Participation is free, but prior registration is required. Each seminar lasts approximately one hour, allowing 45 minutes for the presentation and 15 minutes for questions. Seminars start at noon Pacific time.  If you cannot attend a seminar or missed one, don’t worry! Your registration ensures that a link to the recording will be sent to you automatically approximately one week after the seminar date.


Breaking New Ground with Demand Response

Itron and Comverge, now Itron Distributed Energy Management, have a tradition of technological innovation. By joining forces, we have the opportunity to combine OpenWay Riva technology with distributed energy management expertise in demand response and energy efficiency solutions. How will these solutions work together?

Historically, vertically integrated utilities focused creating sufficient supply and delivery to meet market demand. Demand management is a solution for shifting energy consumption in ways that are beneficial to the electrical grid—typically this means using less electricity during hot summer afternoons when the grid is congested, or during winter mornings when there isn’t solar production. In the residential and small business markets, demand response solutions are usually implemented with communicating thermostats or load control switches that are sent signals to automatically reduce energy usage. These devices can communicate over paging networks, public cellar networks, end-customer WiFi networks or AMI networks. That’s where Itron comes in.

Smart metering and network communications allow utilities to put in place time-based rates that better reflect the cost of providing electricity. These rates, combined with distributed energy resources (DER), allow customers to easily and automatically reduce or shift energy usage or choose to purchase electricity at a higher price. Smart metering and DER both generate great datasets that can be combined to provide insight into end customer behavior, energy usage and options for shifting that usage for the greater good.

When it comes to Itron DEM’s IntelliSOURCE Enterprise distributed energy resource management system (DERMS), which automates and supports all of the processes necessary to implement a demand management program—we are looking at ways to integrate the OpenWay Riva and the IntelliSOURCE Enterprise DERMS. We are at the beginning stages of this, but some ideas include producing an application running on a meter that could tell a load control switch to delay a water heater while an electric vehicle is rapidly charging, or an application running on a transformer that could tell a group of thermostats and other DER’s to reduce usage when that transformer’s rated capacity is approached. We’re also looking at how we could leverage sub-second meter data and DER data in real time to better forecast household load. Ultimately, these innovations will allow demand management to be used more frequently by utilities, or even a more reliable network for communicating with thermostats and load control switches.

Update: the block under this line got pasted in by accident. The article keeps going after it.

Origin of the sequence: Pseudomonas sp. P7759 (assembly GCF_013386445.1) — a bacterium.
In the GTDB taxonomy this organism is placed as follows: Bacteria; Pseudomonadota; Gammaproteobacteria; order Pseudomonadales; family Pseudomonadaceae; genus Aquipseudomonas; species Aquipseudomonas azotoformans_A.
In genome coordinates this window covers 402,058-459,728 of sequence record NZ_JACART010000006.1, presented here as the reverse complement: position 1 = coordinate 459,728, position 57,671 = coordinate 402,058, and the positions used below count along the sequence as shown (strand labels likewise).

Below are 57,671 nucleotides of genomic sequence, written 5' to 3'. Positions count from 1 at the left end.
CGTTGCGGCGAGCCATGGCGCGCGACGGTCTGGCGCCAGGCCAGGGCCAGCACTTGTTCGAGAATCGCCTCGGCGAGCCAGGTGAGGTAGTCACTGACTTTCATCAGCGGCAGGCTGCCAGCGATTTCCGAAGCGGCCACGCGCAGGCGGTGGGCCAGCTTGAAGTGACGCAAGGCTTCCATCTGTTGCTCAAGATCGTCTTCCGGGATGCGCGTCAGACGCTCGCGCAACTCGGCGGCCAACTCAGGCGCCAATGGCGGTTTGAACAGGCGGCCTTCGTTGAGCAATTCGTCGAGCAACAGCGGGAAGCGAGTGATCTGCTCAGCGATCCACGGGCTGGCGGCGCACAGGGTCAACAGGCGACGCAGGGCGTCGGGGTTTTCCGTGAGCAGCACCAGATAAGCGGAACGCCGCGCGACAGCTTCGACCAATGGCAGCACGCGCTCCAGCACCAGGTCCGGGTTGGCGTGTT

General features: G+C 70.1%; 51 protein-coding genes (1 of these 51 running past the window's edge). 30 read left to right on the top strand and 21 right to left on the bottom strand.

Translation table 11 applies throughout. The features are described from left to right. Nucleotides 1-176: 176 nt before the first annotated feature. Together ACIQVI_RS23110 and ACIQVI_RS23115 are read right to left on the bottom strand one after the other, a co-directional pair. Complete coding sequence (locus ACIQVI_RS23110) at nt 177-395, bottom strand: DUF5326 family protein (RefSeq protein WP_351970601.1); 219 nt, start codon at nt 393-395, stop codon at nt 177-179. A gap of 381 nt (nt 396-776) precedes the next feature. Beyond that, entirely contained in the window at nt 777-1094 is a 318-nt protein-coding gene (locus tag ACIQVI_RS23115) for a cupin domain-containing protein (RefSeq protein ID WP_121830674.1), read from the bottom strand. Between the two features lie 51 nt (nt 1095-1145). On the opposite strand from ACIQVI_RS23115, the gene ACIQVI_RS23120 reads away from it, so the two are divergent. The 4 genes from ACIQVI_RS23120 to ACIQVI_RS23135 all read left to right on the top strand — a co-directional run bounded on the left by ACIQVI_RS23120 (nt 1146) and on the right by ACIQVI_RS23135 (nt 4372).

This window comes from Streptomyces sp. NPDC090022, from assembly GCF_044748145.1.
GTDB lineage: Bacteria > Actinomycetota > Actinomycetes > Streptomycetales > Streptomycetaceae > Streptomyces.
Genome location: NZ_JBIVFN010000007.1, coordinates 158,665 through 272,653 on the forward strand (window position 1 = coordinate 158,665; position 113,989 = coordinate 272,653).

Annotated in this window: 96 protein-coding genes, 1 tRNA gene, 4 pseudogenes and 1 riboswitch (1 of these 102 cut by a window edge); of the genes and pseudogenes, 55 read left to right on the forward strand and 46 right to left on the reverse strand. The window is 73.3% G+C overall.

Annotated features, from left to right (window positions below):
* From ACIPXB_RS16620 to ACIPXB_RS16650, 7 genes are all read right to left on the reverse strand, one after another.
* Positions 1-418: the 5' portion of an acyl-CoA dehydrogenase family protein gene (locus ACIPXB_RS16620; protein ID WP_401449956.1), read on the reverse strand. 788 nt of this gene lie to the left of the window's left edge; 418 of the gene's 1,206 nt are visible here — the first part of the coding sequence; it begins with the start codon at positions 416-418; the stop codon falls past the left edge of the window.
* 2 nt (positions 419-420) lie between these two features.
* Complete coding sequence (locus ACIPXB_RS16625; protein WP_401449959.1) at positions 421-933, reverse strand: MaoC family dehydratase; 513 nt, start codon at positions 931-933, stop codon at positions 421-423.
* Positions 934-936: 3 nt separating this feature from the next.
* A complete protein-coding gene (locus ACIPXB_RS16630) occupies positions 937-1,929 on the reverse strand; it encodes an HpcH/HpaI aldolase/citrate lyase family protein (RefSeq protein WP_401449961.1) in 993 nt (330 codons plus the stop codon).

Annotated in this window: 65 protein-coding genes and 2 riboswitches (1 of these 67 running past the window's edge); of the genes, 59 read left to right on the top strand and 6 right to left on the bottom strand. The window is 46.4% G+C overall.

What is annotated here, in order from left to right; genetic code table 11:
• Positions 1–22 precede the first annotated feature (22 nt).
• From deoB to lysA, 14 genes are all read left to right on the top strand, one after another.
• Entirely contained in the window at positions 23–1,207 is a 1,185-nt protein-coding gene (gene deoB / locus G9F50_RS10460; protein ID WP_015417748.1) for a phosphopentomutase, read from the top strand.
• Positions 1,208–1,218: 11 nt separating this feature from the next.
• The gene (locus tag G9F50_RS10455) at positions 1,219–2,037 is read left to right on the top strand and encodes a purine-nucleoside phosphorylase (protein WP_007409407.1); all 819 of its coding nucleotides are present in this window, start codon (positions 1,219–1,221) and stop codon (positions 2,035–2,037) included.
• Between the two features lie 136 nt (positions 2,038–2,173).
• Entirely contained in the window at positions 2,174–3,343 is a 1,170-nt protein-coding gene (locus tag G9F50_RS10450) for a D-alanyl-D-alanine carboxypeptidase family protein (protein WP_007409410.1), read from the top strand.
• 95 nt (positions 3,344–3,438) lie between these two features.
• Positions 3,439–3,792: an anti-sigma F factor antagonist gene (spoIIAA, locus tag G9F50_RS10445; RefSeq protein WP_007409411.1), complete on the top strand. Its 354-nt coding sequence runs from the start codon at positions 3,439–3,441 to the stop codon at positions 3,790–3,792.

In the demand response management, a clear shift for Itron is toward Distributed Energy Resource (DER) management, to continue to leverage highly effective load control switches and thermostats, but also incorporate new technology like batteries, EV chargers or solar inverters. This is why we’ve named the internal business unit Distributed Energy Management.

There are multiple possibilities in how we can create compelling solutions based on our combined technology. We have the opportunity to continue to innovate and impact the industry—and that’s certainly an exciting place to be.


Using the Simulation Object Backward

I’m using the Simulation Object in MetrixND to weather normalize historic sales. When configured, the object allows me to simulate the model replacing the X variables with a scenario. In weather normalization, the simulated X variables are the normal weather heating and cooling variables.  My simulation is shown below.

When I select the “eyeglasses” and view the results, I notice a peculiar situation.  I’m missing results from 2010 through 2012.  I can see the missing values in the “Actual vs. Predicted” graph as shown below.

Why am I missing results from 2010 through 2012? Looking closely, I see my model is estimated from 2013 through 2015. The Simulation Object develops the simulated values using the Model Predicted values, so the Model cannot calculate a simulated value because it does not have Predicted values prior to 2013.

A simple, but incorrect, solution to the problem is to change the model estimation period to include 2010 through 2012 data. The problem with this solution is that the weather coefficients will change when these data are added.  I chose to estimate the model from 2013 forward because I did not want 2010 through 2012 data to influence the weather normalization process.